Investigation of the relationship between self awareness, private self consciousness and self evaluation
Master of Arts
MetadataShow full item record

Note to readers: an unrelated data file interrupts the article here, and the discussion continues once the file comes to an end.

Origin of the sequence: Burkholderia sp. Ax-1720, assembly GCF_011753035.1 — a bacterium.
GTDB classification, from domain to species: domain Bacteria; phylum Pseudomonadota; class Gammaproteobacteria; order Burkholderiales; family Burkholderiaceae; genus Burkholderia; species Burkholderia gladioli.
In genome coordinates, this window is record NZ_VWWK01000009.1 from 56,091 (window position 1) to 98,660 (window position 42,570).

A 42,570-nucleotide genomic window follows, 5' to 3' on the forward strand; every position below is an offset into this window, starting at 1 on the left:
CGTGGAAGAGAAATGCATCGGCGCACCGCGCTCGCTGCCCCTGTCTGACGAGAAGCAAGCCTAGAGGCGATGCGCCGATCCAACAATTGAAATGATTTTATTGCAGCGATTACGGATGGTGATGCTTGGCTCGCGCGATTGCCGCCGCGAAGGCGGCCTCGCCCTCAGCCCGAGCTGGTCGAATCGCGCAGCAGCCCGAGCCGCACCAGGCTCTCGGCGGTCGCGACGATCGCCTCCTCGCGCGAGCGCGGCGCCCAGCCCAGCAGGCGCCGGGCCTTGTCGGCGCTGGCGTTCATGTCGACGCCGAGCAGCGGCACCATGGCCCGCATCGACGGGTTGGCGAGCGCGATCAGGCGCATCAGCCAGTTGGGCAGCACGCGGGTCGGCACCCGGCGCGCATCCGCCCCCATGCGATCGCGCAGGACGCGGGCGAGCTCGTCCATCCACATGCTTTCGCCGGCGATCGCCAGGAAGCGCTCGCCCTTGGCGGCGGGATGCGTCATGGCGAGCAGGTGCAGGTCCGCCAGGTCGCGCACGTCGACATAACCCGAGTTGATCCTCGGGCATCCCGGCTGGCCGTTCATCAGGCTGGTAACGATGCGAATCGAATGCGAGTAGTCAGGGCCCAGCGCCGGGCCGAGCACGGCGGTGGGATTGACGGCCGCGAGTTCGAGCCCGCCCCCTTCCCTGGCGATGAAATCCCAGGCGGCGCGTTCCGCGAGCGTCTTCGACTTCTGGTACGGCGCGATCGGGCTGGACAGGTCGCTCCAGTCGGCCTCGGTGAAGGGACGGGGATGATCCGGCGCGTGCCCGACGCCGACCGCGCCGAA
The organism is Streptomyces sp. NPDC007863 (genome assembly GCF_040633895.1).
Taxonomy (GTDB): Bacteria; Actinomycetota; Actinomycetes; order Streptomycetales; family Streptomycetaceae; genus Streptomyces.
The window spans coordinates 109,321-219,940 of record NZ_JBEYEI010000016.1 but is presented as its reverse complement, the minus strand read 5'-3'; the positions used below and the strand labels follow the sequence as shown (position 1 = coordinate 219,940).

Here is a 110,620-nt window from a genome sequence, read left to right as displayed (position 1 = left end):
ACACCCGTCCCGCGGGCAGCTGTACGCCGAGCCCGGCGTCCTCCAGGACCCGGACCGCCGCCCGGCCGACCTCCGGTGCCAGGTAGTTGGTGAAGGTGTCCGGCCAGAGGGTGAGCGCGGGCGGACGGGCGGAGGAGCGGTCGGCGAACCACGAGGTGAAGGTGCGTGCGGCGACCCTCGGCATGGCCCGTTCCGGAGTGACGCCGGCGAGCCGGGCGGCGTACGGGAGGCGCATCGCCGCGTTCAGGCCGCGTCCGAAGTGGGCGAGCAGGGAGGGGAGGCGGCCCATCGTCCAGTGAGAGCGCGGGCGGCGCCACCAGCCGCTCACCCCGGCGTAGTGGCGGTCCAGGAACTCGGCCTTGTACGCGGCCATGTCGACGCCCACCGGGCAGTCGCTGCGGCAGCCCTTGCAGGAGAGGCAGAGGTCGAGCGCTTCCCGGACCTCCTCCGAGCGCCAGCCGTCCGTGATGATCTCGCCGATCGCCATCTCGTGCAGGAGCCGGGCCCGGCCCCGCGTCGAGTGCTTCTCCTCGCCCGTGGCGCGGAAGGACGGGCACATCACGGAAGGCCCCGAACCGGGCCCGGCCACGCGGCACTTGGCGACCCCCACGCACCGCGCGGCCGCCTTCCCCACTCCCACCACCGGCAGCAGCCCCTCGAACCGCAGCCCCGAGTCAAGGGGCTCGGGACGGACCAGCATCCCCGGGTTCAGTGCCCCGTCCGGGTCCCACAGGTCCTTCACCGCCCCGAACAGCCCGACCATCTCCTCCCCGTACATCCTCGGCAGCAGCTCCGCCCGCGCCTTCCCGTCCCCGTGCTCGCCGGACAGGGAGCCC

This study examined the effects of self awareness and private self consciousness on self evaluation. Sixty female undergraduate students completed the private self consciousness subscale developed by Fenigstein et al.i (1973)• They were then randomly assigned to either the high (N=30) or low (N=30) self awareness treatment conditions. Those placed in the high self awareness condition listened to their own taperecorded voices which was intended to increase self awareness. The remainder listened to another's taperecorded voice which was intended to decrease self awareness. All subjects first completed the ideal self evaluation form consisting of 20 randomly arranged bipolar adjective dimensions. Then, depending on the self awareness condition, subjects either listened to their own taperecorded voices or another's voice while completing the real self evaluation form consisting of the Same 20 items. The absolute difference scores between the two self evaluation forms were used as an index of the intensity of self evaluation. Self awareness significantly increased the intensity of self evaluation. This effect was especially noted on initial ,items: 1, 2, 3 and 7i providing further evidence that the effect of listening to one's own voice diminishes quickly as originally observed by Ickes et al., (1973). Private self consciousness did not have a significant overall effect, but a post hoc analysis using subjects scoring in the extremes of this subscale showed that subjects scoring higher in private self consciousness exhibited more intense self evaluation. The present findings offer tentative support for the existence of two factors of awareness which affect self evaluation. One, self awareness as a state of the individual, was indicated by a temporary increase in intense self evaluation. The other, private self consciousness as a trait of the individual, was indicated by a consistent intense effect on self evaluation.